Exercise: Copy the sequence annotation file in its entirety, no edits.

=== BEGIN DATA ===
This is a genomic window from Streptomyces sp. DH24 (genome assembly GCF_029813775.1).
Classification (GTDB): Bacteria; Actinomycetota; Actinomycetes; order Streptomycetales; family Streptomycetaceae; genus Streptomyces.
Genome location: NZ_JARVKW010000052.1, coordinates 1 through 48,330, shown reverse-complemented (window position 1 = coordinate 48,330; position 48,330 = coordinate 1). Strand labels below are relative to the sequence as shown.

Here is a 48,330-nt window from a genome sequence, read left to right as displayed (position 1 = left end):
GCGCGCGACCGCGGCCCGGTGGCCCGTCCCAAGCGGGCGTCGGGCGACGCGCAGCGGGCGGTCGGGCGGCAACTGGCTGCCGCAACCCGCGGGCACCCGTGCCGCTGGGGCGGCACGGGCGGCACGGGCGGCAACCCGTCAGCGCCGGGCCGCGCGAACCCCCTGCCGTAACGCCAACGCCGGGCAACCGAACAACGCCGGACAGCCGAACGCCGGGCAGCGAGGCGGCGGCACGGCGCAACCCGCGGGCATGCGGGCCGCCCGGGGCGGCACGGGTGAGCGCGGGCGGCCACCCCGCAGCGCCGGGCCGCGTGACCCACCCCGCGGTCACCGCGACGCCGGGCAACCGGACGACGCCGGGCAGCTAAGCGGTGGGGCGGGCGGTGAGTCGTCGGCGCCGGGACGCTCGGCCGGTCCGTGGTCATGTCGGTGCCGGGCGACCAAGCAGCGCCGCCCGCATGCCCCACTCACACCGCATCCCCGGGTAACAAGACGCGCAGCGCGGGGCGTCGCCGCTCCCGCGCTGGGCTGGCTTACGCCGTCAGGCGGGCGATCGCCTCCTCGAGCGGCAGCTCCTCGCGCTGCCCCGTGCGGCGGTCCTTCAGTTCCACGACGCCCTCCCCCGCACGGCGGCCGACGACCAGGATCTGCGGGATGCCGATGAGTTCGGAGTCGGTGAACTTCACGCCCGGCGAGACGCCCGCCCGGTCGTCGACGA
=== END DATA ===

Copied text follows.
This is a genomic window from Streptomyces sp. DH24 (genome assembly GCF_029813775.1).
Classification (GTDB): Bacteria; Actinomycetota; Actinomycetes; order Streptomycetales; family Streptomycetaceae; genus Streptomyces.
Genome location: NZ_JARVKW010000052.1, coordinates 1 through 48,330, shown reverse-complemented (window position 1 = coordinate 48,330; position 48,330 = coordinate 1). Strand labels below are relative to the sequence as shown.

Here is a 48,330-nt window from a genome sequence, read left to right as displayed (position 1 = left end):
GCGCGCGACCGCGGCCCGGTGGCCCGTCCCAAGCGGGCGTCGGGCGACGCGCAGCGGGCGGTCGGGCGGCAACTGGCTGCCGCAACCCGCGGGCACCCGTGCCGCTGGGGCGGCACGGGCGGCACGGGCGGCAACCCGTCAGCGCCGGGCCGCGCGAACCCCCTGCCGTAACGCCAACGCCGGGCAACCGAACAACGCCGGACAGCCGAACGCCGGGCAGCGAGGCGGCGGCACGGCGCAACCCGCGGGCATGCGGGCCGCCCGGGGCGGCACGGGTGAGCGCGGGCGGCCACCCCGCAGCGCCGGGCCGCGTGACCCACCCCGCGGTCACCGCGACGCCGGGCAACCGGACGACGCCGGGCAGCTAAGCGGTGGGGCGGGCGGTGAGTCGTCGGCGCCGGGACGCTCGGCCGGTCCGTGGTCATGTCGGTGCCGGGCGACCAAGCAGCGCCGCCCGCATGCCCCACTCACACCGCATCCCCGGGTAACAAGACGCGCAGCGCGGGGCGTCGCCGCTCCCGCGCTGGGCTGGCTTACGCCGTCAGGCGGGCGATCGCCTCCTCGAGCGGCAGCTCCTCGCGCTGCCCCGTGCGGCGGTCCTTCAGTTCCACGACGCCCTCCCCCGCACGGCGGCCGACGACCAGGATCTGCGGGATGCCGATGAGTTCGGAGTCGGTGAACTTCACGCCCGGCGAGACGCCCGCCCGGTCGTCGACGA